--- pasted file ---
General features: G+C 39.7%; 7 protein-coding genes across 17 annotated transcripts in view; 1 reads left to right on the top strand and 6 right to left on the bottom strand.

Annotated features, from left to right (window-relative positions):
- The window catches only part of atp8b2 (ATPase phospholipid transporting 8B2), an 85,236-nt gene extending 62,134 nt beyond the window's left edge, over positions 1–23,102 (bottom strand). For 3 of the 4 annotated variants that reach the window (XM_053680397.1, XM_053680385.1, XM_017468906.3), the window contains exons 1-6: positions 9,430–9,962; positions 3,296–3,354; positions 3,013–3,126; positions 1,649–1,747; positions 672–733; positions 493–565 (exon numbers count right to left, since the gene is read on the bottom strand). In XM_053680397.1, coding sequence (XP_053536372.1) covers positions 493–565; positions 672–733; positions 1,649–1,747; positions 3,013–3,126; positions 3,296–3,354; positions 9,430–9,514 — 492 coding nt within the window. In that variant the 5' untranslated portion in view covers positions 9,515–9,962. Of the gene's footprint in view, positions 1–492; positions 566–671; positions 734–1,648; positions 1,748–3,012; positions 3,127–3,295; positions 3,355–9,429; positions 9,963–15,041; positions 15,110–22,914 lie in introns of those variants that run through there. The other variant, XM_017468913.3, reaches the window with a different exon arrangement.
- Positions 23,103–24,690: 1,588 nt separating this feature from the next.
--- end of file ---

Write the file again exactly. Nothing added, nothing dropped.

General features: G+C 39.7%; 7 protein-coding genes across 17 annotated transcripts in view; 1 reads left to right on the top strand and 6 right to left on the bottom strand.

Annotated features, from left to right (window-relative positions):
- The window catches only part of atp8b2 (ATPase phospholipid transporting 8B2), an 85,236-nt gene extending 62,134 nt beyond the window's left edge, over positions 1–23,102 (bottom strand). For 3 of the 4 annotated variants that reach the window (XM_053680397.1, XM_053680385.1, XM_017468906.3), the window contains exons 1-6: positions 9,430–9,962; positions 3,296–3,354; positions 3,013–3,126; positions 1,649–1,747; positions 672–733; positions 493–565 (exon numbers count right to left, since the gene is read on the bottom strand). In XM_053680397.1, coding sequence (XP_053536372.1) covers positions 493–565; positions 672–733; positions 1,649–1,747; positions 3,013–3,126; positions 3,296–3,354; positions 9,430–9,514 — 492 coding nt within the window. In that variant the 5' untranslated portion in view covers positions 9,515–9,962. Of the gene's footprint in view, positions 1–492; positions 566–671; positions 734–1,648; positions 1,748–3,012; positions 3,127–3,295; positions 3,355–9,429; positions 9,963–15,041; positions 15,110–22,914 lie in introns of those variants that run through there. The other variant, XM_017468913.3, reaches the window with a different exon arrangement.
- Positions 23,103–24,690: 1,588 nt separating this feature from the next.